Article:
The View from My Seat archives


Published February 11, 2020


Please don’t pass the salt, or enchiladas, or...

By Ernie Williamson / The Bulletin

It’s come to this.

I can’t even dine out at my favorite Mexican restaurant without being reminded that I am not what I used to be.

As a long-time sufferer of acid reflux, I am accustomed to eating restrictions. But now I am also counting milligrams of sodium.

At my cardiologist’s urging, I made a New Year’s resolution to lower my blood pressure by cutting back on sodium. No more shrimp enchiladas or beef fajitas for me.

Eating out is a challenge for those of us on low-sodium diets and Mexican restaurants are no exception, particularly when you’re eating with someone like my wife who has neither acid reflux nor a blood pressure problem.

She deserves a night out, however. Taking care of a disabled husband and cooking meals for someone like me is difficult.

I prepared for the evening out by inspecting the menu online in advance to find entrees with the lowest sodium content. First, however, I need to get past the chips and salsa.

To avoid temptation, I push the chips out of reach. While munching some chips, Miss Perfect Health mumbles her objections and moves them back. As a compromise, she volunteers to slap my hand if it moves toward the chips.

The best entrée option for me is a salad with chicken added. When it comes, I reconnoiter the ingredients, looking for items with that nasty sodium.

My wife grabs the bacon (sodium).

I take off the cheese (sodium).

The tomatoes go, too (reflux and sodium).

Oh, no, not the black olives! (sodium).

That leaves some avocado (it stays regardless), lettuce and the chicken.

Oh, yeah … and the ranch salad dressing. A typical serving of ranch dressing accounts for 10-15 percent of the daily recommended amount of sodium a person should consume. In the good old days, I always asked the server for extra and poured the dressing over the salad.

Now I order it on the side. I’ve become a dipper.

My cardiologist had been pushing me to lower my blood pressure even though I didn’t think it was that bad. Before starting my diet, the voice on my blood pressure monitor said my blood pressure was sometimes “high normal” and other times “mild hypertension.”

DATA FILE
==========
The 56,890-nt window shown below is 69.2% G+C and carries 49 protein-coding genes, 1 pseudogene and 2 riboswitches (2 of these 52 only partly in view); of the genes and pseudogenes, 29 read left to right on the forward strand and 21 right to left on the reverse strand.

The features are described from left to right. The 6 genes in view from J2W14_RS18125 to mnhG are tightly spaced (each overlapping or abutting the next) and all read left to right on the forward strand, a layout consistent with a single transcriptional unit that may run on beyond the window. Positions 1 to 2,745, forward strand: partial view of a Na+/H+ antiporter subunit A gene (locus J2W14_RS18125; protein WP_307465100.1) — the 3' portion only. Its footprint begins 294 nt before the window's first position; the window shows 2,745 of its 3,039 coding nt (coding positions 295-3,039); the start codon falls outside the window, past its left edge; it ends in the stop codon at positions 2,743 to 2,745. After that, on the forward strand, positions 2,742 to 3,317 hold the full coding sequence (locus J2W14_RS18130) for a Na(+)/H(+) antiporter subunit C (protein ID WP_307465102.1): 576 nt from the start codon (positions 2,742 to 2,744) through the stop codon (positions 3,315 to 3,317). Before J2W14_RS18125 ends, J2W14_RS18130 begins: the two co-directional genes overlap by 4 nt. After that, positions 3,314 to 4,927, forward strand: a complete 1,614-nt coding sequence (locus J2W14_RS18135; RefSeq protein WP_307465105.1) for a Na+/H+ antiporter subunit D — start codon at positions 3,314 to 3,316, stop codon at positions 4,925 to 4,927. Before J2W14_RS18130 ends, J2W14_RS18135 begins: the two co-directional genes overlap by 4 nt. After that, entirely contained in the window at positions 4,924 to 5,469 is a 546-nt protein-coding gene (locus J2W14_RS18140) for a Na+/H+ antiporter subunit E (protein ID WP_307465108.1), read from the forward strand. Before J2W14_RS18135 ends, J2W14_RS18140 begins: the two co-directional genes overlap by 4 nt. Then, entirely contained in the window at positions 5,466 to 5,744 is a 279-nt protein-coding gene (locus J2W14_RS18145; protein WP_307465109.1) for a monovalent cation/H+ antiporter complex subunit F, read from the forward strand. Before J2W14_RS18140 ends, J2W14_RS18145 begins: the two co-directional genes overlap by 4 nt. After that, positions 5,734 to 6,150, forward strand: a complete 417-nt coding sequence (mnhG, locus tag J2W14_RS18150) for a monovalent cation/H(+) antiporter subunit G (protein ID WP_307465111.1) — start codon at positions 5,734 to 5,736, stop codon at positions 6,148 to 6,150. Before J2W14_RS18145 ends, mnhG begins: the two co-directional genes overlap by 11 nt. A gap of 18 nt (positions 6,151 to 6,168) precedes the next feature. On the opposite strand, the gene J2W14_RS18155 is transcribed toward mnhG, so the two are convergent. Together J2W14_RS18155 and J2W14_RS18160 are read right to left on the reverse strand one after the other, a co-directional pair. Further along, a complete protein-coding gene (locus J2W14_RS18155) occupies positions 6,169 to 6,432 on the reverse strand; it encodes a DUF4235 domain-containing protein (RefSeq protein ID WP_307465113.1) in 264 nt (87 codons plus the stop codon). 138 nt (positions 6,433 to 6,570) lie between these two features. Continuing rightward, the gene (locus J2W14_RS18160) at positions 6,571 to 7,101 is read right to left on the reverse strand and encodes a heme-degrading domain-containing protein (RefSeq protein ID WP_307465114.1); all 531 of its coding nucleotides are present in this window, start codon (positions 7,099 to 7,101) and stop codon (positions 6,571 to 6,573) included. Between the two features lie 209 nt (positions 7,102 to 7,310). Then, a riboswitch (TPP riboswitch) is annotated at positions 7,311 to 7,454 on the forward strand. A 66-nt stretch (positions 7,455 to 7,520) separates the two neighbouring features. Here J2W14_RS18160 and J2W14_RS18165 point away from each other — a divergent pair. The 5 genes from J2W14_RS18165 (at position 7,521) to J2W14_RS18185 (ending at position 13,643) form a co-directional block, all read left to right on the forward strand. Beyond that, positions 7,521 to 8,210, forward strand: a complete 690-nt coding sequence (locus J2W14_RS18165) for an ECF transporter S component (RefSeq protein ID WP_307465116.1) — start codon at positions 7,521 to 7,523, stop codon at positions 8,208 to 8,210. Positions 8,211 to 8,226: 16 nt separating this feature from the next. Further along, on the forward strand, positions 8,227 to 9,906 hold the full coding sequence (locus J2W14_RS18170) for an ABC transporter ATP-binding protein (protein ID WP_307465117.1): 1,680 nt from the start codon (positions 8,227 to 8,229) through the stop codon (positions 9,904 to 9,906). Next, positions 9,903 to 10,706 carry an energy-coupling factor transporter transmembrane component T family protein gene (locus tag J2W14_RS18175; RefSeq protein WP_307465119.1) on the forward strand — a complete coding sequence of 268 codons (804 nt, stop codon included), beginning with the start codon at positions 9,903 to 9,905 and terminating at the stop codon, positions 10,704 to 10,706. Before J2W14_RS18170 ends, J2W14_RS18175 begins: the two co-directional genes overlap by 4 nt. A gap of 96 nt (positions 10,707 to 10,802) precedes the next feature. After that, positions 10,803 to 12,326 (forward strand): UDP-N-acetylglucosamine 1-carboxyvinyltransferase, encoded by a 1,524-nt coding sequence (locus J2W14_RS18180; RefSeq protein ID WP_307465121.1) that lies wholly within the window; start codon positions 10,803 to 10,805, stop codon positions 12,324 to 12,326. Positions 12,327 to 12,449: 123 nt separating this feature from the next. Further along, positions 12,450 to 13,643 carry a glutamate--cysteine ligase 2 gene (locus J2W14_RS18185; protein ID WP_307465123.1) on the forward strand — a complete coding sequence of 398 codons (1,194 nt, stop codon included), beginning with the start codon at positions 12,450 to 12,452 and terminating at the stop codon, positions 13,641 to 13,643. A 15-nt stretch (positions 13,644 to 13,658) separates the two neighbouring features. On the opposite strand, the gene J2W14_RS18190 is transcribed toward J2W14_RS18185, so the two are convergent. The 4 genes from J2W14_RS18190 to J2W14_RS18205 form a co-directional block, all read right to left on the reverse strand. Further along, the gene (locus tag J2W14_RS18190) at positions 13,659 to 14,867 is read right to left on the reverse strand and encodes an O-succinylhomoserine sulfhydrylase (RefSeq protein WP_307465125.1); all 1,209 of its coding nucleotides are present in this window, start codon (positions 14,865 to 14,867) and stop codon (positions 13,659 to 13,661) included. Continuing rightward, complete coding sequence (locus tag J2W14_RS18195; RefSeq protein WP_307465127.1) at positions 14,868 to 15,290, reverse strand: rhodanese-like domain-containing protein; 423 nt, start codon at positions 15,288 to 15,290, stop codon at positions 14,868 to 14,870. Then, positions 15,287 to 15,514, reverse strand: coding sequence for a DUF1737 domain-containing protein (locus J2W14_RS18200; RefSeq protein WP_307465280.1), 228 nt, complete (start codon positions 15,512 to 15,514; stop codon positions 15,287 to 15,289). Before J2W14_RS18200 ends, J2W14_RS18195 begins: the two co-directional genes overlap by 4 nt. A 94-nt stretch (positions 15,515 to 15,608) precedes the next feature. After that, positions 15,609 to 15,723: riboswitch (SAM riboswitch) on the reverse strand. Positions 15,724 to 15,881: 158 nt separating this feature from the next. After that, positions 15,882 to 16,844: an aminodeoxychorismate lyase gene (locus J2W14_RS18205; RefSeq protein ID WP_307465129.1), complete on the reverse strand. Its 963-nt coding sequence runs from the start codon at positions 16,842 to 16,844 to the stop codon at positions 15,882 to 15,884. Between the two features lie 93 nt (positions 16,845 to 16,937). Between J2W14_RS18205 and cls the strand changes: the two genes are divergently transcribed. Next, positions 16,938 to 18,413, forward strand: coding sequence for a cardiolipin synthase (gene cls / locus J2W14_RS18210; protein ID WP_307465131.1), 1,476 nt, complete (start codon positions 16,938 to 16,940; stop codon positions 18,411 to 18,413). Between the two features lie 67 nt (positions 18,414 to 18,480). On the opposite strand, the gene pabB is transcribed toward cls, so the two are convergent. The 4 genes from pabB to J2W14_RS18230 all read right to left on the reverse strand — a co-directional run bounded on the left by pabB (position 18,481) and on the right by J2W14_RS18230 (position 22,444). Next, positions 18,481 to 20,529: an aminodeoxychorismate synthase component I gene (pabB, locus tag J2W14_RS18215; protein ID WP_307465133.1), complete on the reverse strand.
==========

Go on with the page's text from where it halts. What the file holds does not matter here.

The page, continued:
My cardiologist said it was important to reduce sodium intake because I wasn’t getting the exercise I once did now that I am in a wheelchair.

He also pointed out that revised guidelines mean that if you didn’t have high blood pressure before, there’s a good chance you do now.
Guidelines from the American Heart Association and the American College of Cardiology and nine other health organizations lowered the numbers for the diagnosis of hypertension (high blood pressure) to 130/80 millimeters of mercury (mm Hg) and higher for all adults.
Previous guidelines set the threshold at 140/90 for people younger than age 65 and 150/80 for those ages 65 and older.

This means 70 percent to 79 percent of men ages 55 and older are now classified as having hypertension.

That includes me.

I am proud of myself so far. I couldn’t have done it without my wife’s help, but by eating more fruits and vegetables and avoiding convenience foods, frozen meals, cold cuts, soups and flour tortillas, I have lowered my blood pressure.

I left the Mexican restaurant without grabbing a handful of chips on the way out. I checked my blood pressure the next morning, and it was 110/66.

I can’t wait to see my cardiologist again.

(Ernie Williamson welcomes reader input. Please contact Ernie at Or, send letters in care of The Bulletin, PO Box 2426, Angleton, TX. 77516)